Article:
Prior to working in research, I was a middle school math teacher and elementary math specialist. As a teacher, I remember thinking that some assessment items didn't function well for students but not really knowing why. I believe that conducting think aloud interviews with students adds an extremely valuable lens on assessment development. Through this process we have been able to see construct irrelevant variance through the students eyes. It was amazing to see how students reasoned through an item.

    I think it would be extremely valuable for researchers to consider the value of think alouds with students for the purpose of identifying construct irrelevant variance in an assessment item. 

     
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    Paulina Romero
    Myriam Steinback
  • Icon for: Noelani Ogasawara Morris

    Noelani Ogasawara Morris

    Facilitator
    Demonstration Teacher
    May 11, 2022 | 12:01 a.m.

    I'm curious to know more as well!  I'd love to know what other type of think aloud questions you might be using along the K-2 age levels.  For example, do you use more spatial reasoning and pattern type questions at the younger age and then grow to using think alouds with numbers or even more complex visuals with students in the second grade ?  

  • Icon for: Jennifer McMurrer

    Jennifer McMurrer

    Co-Presenter
    Senior Research Specialist
    May 11, 2022 | 09:45 a.m.

    Hi Noelani,

    Excellent question! The individual assessment items we used with students during the think aloud interviews were based on the learning progression associated with each construct. The items are differentiated by grade--so a kindergarten student would see a simpler version of a puzzle, for example, than the second grade student during the concurrent portion of the think aloud interview. But the main think aloud prompts and retrospective questions we posed were the same for students at all three grade levels.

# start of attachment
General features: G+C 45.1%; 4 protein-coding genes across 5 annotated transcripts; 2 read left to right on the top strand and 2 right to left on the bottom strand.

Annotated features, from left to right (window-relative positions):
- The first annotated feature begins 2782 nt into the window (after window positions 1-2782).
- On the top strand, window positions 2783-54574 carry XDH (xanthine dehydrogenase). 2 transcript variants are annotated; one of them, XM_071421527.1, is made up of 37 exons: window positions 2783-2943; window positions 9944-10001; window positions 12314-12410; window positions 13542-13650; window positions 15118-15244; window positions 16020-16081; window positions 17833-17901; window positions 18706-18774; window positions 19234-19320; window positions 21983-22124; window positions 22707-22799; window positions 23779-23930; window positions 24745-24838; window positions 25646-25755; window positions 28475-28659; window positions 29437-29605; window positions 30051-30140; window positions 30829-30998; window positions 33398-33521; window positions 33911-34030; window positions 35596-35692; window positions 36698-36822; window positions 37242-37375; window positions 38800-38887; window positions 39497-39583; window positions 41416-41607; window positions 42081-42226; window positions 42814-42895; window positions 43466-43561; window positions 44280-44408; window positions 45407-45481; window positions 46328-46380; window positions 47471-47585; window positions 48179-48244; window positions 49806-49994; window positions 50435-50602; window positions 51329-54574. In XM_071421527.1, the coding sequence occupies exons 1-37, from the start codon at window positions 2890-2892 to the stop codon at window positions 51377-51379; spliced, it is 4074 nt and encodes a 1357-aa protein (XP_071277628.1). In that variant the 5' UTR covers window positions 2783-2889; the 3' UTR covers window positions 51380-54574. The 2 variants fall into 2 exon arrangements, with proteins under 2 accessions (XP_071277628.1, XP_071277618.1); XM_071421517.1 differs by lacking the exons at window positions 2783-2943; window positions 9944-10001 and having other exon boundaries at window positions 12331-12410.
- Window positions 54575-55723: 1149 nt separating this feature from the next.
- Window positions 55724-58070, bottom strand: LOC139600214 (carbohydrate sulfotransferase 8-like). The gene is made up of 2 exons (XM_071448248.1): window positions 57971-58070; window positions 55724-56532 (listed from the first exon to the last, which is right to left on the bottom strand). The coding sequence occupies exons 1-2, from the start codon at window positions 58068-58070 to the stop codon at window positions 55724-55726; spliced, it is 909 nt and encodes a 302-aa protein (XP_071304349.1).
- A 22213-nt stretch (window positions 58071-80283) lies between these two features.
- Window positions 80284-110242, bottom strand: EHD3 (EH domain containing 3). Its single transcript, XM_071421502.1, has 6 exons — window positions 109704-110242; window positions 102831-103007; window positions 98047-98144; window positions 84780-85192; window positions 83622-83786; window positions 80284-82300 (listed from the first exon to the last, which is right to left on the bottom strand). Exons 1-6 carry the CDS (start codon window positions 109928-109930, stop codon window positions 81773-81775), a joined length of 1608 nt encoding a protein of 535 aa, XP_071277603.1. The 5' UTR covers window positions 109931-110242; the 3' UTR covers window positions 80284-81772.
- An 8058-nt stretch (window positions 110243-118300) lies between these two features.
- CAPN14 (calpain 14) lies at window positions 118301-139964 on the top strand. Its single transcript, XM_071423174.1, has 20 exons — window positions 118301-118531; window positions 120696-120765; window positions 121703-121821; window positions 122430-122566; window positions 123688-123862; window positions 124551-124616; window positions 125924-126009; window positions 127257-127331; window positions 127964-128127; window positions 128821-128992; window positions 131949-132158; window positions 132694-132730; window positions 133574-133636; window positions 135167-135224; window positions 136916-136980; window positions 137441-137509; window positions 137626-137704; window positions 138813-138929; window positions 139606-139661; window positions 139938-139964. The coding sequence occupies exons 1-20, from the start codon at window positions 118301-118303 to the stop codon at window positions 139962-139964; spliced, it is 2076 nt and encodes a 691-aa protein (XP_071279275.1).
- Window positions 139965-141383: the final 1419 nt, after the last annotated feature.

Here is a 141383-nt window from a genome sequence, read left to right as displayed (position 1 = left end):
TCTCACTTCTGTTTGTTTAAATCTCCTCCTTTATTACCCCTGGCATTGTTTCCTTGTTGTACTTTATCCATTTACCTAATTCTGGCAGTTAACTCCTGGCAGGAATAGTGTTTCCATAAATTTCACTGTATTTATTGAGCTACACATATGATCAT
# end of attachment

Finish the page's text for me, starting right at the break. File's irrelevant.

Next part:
Thank you for your interest in our study!

     
    1
    Discussion is closed. Upvoting is no longer available

    Noelani Ogasawara Morris
  • May 11, 2022 | 10:18 a.m.

    Hi I really enjoyed your video and was wondering about the construct of "bias free" ... how do you conceptualize that?

  • Icon for: Jennifer McMurrer

    Jennifer McMurrer

    Co-Presenter
    Senior Research Specialist
    May 11, 2022 | 04:37 p.m.

    Hi Eva,

    Thank you for viewing our video and asking about bias. Before any of the assessment items are finalized we share the wording as well as the supplemental materials used with external experts in the field. One component of this review includes evaluating the items and materials for possible sources of bias that might unintentionally privilege one group of test takers over another. Specifically, do the items require background knowledge unrelated to the concept being tested that would differ for students with different backgrounds? Is the language sensitive to students from diverse backgrounds, students with limited English proficiency and students with disabilities? Ultimately, we want to ensure that all the items are free of bias in language and content. 

  • May 11, 2022 | 10:24 a.m.

    Thanks for this video! I'm so glad to see such thoughtful and rigorous work to evaluate whether the assessments tap the intended cognitive processes. This step in assessment development is not easy. Thanks for explaining the process you've followed!

  • Icon for: Jennifer McMurrer

    Jennifer McMurrer

    Co-Presenter
    Senior Research Specialist
    May 11, 2022 | 04:27 p.m.

    Thank you for viewing our video, Meagan. We appreciate your feedback!